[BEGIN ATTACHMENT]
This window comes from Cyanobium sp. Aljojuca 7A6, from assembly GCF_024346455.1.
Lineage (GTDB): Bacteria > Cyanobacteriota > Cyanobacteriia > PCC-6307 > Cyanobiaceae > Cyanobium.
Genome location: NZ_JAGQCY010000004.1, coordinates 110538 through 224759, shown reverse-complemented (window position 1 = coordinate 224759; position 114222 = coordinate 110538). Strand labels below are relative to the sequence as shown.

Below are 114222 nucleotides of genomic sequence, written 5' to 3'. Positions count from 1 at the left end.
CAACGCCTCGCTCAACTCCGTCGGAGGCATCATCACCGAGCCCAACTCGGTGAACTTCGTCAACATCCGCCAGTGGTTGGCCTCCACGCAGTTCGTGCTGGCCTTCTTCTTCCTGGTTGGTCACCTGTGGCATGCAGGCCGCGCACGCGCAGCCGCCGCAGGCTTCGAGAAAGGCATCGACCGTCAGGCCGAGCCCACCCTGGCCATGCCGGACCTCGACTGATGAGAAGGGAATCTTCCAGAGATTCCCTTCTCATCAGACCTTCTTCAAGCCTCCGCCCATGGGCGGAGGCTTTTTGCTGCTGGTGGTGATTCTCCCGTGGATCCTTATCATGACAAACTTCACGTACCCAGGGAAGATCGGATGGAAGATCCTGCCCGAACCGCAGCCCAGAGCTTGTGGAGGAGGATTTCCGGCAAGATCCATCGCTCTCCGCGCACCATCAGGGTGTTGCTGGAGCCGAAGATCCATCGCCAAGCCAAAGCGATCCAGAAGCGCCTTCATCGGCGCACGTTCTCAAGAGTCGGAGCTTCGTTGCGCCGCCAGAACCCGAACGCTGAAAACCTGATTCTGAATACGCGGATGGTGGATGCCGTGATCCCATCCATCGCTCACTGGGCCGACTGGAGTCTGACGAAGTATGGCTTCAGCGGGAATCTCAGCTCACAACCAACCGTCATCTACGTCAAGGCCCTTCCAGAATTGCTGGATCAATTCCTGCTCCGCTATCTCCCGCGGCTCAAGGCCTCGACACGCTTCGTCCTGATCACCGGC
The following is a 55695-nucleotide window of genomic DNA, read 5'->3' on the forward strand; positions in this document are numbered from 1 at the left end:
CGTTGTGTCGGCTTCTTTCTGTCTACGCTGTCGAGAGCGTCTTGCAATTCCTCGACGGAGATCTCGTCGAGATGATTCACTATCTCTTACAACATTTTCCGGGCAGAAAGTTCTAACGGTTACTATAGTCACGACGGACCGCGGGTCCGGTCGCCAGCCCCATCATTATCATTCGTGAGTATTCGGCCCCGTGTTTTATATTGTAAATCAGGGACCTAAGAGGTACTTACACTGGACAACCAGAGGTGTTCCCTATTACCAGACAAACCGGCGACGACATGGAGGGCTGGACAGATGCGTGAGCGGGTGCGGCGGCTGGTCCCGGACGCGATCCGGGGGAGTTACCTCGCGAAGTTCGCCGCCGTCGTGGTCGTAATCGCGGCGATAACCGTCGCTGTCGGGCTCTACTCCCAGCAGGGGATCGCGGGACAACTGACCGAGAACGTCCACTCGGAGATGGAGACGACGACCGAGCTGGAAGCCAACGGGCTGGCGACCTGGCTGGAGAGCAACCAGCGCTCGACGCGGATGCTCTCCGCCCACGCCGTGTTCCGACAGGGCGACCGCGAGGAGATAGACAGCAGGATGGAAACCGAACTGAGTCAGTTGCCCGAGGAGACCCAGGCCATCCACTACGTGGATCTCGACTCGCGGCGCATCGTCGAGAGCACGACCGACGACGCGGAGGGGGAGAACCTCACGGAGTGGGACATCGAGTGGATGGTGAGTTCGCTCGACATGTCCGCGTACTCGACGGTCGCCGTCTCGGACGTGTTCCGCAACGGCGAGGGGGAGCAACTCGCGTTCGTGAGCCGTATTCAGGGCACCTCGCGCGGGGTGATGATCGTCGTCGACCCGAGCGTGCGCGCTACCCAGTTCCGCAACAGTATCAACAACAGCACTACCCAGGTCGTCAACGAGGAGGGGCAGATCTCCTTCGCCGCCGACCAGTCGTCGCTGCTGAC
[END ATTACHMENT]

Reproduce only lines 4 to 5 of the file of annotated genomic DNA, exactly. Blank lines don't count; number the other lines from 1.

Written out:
Below are 114222 nucleotides of genomic sequence, written 5' to 3'. Positions count from 1 at the left end.
CAACGCCTCGCTCAACTCCGTCGGAGGCATCATCACCGAGCCCAACTCGGTGAACTTCGTCAACATCCGCCAGTGGTTGGCCTCCACGCAGTTCGTGCTGGCCTTCTTCTTCCTGGTTGGTCACCTGTGGCATGCAGGCCGCGCACGCGCAGCCGCCGCAGGCTTCGAGAAAGGCATCGACCGTCAGGCCGAGCCCACCCTGGCCATGCCGGACCTCGACTGATGAGAAGGGAATCTTCCAGAGATTCCCTTCTCATCAGACCTTCTTCAAGCCTCCGCCCATGGGCGGAGGCTTTTTGCTGCTGGTGGTGATTCTCCCGTGGATCCTTATCATGACAAACTTCACGTACCCAGGGAAGATCGGATGGAAGATCCTGCCCGAACCGCAGCCCAGAGCTTGTGGAGGAGGATTTCCGGCAAGATCCATCGCTCTCCGCGCACCATCAGGGTGTTGCTGGAGCCGAAGATCCATCGCCAAGCCAAAGCGATCCAGAAGCGCCTTCATCGGCGCACGTTCTCAAGAGTCGGAGCTTCGTTGCGCCGCCAGAACCCGAACGCTGAAAACCTGATTCTGAATACGCGGATGGTGGATGCCGTGATCCCATCCATCGCTCACTGGGCCGACTGGAGTCTGACGAAGTATGGCTTCAGCGGGAATCTCAGCTCACAACCAACCGTCATCTACGTCAAGGCCCTTCCAGAATTGCTGGATCAATTCCTGCTCCGCTATCTCCCGCGGCTCAAGGCCTCGACACGCTTCGTCCTGATCACCGGC